19. The process of Claim 16 wherein the organic compound is a nitroaromatic compound selected from the group consisting of mononitrobenzene and dinitrotoluene.
20. The process of Claim 11 wherein the hydrogenation process comprises the amination of an alcohol in the presence of hydrogen.
21. The process of Claim 20 wherein the nickel is present in an amount from 15 to 20 percent by weight of the support
22. The process of Claim 21 wherein the palladium is present in an amount from 0.1 to 1.5 percent by weight of the support.
23. The process of Claim 22 wherein the metal M is present in an amount from about 0.1 to 2 percent of the support,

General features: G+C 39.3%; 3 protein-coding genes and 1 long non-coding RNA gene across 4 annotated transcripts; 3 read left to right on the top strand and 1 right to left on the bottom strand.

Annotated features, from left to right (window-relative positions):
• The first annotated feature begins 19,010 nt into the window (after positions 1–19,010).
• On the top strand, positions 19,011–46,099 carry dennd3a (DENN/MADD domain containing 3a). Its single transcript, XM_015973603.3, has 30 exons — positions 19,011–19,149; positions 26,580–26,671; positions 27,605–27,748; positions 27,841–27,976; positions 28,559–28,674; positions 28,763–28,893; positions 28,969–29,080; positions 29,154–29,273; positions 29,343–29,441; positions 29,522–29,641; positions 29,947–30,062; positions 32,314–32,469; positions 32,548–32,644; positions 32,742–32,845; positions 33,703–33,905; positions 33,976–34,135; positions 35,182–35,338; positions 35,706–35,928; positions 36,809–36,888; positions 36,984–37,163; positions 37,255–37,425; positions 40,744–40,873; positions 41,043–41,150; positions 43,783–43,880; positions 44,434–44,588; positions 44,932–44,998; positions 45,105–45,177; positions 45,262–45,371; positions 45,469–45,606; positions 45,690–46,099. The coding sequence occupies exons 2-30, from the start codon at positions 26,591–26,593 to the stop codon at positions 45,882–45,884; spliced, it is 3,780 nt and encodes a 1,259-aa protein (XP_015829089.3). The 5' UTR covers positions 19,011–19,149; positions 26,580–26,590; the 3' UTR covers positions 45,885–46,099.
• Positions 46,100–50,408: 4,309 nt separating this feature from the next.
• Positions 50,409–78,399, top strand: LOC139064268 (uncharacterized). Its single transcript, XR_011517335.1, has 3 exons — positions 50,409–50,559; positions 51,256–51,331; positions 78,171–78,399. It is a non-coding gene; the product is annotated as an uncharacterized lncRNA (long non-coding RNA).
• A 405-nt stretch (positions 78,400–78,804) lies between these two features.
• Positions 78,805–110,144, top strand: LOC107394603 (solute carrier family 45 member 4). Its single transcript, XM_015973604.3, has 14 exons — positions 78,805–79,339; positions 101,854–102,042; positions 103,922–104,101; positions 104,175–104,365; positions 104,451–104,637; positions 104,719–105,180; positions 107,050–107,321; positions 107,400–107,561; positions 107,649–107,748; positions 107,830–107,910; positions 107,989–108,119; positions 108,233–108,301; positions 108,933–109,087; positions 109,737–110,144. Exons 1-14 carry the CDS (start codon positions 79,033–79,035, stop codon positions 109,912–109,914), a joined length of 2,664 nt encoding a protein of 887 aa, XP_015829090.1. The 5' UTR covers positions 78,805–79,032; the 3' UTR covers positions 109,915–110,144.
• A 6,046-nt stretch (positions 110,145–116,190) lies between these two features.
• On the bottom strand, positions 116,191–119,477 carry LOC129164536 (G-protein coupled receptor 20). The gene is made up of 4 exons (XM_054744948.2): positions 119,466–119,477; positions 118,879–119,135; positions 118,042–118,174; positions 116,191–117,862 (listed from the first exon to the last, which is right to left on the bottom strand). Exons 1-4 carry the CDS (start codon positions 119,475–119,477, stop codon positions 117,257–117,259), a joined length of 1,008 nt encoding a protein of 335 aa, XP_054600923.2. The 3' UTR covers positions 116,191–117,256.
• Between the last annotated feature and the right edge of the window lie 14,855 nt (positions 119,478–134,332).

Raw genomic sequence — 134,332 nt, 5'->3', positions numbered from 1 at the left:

24. The process of Claim 23 wherein the weight ratio of nickel to palladium is from 1-25:1, the weight ratio of nickel to metal M is from about 10-200:1 and the weight ratio of palladium to metal M is from 0.5-10:1.
25. In a palladium/nickel catalytic composition substantially as herein
described and exemplified,
26. In a process for the catalytic hydrogenation of organic compounds
substantially as herein described and exemplified.
|Indian Patent Application Number||342/CHE/2003|
|PG Journal Number||53/2010|
|Date of Filing||22-Apr-2003|
|Name of Patentee||AIR PRODUCTS AND CHEMICALS INC|
|Applicant Address||7201 HAMILTON BOULEVARD, ALLENTOWN, PA 18195-1501, USA.|
|PCT International Classification Number||B01J23/40|
|PCT International Application Number||N/A|
|PCT International Filing date|